Background and Objectives Tissue cores, implanted into the subarachnoid space during subarachnoid injections, can develop into intraspinal lumbar epidermoid tumors. The availability of smaller needles has made spinal anesthesia more popular. Therefore, this prospective, randomized, blinded study was undertaken to determine whether tissue coring occurs with two of the currently used 25-gauge spinal needles.
Methods Fifteen 25-gauge Quincke and seventeen 25-gauge Whitacre spinal needles, in which cerebrospinal fluid (CSF) was not identified and the local anesthetic solution not injected, were obtained from adult male patients undergoing spinal anesthesia. The needles were then evaluated by a pathologist following randomization with similar sterile, unused spinal needles. Twenty additional needles, ten of each type, in which CSF was identified and through which local anesthetic was injected, were also randomized with similar sterile, unused spinal needles and examined.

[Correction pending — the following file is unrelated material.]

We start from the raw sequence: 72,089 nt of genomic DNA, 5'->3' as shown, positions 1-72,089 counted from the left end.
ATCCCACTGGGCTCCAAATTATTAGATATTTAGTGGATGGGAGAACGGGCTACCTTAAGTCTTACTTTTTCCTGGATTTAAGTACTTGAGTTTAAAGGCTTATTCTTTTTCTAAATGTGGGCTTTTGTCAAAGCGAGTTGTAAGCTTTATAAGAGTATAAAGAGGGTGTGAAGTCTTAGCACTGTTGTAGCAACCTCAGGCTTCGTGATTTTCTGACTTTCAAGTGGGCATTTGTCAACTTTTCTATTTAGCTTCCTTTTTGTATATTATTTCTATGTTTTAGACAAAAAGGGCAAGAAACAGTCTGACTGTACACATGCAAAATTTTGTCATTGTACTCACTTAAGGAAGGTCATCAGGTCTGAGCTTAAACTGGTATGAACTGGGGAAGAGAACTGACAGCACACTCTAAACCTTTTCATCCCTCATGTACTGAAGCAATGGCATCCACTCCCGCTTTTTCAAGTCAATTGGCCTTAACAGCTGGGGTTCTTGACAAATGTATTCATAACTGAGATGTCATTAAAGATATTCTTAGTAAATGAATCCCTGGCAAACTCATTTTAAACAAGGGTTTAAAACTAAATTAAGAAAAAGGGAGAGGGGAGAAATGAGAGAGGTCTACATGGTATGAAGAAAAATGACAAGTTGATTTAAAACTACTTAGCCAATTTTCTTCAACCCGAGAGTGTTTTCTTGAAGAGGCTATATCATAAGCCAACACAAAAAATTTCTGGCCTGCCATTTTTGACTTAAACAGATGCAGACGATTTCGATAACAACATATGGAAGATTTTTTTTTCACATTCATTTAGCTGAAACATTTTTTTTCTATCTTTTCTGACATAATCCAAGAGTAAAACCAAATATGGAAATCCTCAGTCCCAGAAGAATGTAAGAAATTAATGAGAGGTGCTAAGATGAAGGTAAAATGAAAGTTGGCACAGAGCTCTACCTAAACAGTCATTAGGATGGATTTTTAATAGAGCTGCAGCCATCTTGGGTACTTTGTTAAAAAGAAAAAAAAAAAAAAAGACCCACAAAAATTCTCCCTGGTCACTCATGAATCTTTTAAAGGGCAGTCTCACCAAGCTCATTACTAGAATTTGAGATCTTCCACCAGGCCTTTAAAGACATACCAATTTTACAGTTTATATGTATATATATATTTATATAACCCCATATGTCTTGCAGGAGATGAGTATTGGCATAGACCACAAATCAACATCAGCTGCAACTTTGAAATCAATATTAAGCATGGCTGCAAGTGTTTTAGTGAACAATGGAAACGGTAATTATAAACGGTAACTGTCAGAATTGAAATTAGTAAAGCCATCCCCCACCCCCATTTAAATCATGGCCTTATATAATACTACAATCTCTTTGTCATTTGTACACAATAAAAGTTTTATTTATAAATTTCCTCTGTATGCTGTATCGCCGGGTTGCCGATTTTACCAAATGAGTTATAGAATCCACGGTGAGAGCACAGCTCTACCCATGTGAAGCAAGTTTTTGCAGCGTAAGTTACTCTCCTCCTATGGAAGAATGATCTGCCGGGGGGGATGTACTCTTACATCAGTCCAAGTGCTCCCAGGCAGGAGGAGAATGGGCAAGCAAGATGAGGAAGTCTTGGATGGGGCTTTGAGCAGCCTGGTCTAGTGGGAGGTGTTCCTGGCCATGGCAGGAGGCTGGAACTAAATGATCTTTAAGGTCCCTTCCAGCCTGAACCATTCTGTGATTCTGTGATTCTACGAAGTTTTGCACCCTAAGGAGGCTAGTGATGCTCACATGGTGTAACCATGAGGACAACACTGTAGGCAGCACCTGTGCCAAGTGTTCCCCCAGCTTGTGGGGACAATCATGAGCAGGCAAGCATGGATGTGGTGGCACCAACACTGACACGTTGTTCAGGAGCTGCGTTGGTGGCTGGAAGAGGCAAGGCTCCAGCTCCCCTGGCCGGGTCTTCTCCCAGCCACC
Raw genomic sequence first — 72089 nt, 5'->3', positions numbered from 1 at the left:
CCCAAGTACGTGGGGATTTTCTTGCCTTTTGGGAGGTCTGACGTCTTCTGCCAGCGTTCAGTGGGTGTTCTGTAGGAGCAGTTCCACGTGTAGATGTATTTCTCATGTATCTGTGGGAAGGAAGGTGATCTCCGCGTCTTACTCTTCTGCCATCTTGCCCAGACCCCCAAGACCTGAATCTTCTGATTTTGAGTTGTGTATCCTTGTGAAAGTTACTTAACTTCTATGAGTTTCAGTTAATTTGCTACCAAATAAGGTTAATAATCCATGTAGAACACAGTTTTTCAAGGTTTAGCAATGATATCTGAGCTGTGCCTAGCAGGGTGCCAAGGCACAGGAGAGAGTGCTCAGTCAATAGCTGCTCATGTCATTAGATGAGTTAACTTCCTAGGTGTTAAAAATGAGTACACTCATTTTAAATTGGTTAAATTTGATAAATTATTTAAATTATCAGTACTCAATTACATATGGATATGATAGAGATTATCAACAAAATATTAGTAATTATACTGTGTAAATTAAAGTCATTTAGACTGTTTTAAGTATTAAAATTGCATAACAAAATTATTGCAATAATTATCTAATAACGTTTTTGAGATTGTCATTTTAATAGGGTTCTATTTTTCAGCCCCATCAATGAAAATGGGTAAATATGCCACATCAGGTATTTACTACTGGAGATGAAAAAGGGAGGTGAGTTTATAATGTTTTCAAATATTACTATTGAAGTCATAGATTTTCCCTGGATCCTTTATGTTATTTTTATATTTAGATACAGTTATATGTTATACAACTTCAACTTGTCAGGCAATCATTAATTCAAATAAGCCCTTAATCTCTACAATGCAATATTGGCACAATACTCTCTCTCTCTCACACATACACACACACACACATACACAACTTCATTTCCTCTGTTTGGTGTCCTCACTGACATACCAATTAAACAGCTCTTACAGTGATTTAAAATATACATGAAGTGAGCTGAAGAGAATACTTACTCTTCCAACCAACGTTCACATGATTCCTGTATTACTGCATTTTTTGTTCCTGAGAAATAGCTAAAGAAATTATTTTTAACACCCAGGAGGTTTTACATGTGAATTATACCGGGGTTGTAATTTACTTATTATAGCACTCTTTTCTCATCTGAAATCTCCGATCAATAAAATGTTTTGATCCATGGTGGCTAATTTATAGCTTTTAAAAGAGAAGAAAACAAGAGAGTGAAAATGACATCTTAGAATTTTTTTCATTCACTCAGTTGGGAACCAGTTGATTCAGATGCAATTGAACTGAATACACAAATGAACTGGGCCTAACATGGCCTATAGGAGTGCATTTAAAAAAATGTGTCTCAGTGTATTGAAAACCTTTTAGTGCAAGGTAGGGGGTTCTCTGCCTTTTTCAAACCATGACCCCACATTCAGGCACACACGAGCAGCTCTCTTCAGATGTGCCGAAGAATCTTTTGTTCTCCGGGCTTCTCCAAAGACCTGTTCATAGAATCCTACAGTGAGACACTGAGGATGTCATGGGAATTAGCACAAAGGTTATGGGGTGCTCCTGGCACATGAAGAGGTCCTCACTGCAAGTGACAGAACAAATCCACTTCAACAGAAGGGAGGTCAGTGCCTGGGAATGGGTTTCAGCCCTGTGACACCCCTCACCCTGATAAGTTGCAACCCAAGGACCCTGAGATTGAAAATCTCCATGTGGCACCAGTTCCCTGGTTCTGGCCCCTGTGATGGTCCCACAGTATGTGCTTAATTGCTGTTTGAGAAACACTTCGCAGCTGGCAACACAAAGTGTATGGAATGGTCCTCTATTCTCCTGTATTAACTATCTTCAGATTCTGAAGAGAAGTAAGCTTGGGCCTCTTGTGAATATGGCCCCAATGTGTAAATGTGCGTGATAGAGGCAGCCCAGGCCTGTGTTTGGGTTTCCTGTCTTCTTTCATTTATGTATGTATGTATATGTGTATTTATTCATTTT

Results Tissue cores were identified in 12 of the 15 Quincke and 7 of the 17 Whitacre spinal needles in which CSF was not identified (P < .05). Of the 20 needles in which CSF was identified and local anesthetic injected, no tissue cores were identified in the 10 Whitacre needles and only one small tissue core was identified in the 10 Quincke needles. All the tissue cores were identified as fat tissue.
Conclusions The 25-gauge Quincke and 25-gauge Whitacre spinal needles currently used in anesthesia can produce tissue coring.
- spinal anesthesia
- tissue coring
- Quincke needle
- Whitacre needle
Statistics from Altmetric.com
If you wish to reuse any or all of this article please use the link below which will take you to the Copyright Clearance Center’s RightsLink service. You will be able to get a quick price and instant permission to reuse the content in many different ways.
Presented at the annual meeting of the American Society of Anesthesiologists, Washington, D.C., October 12, 1993.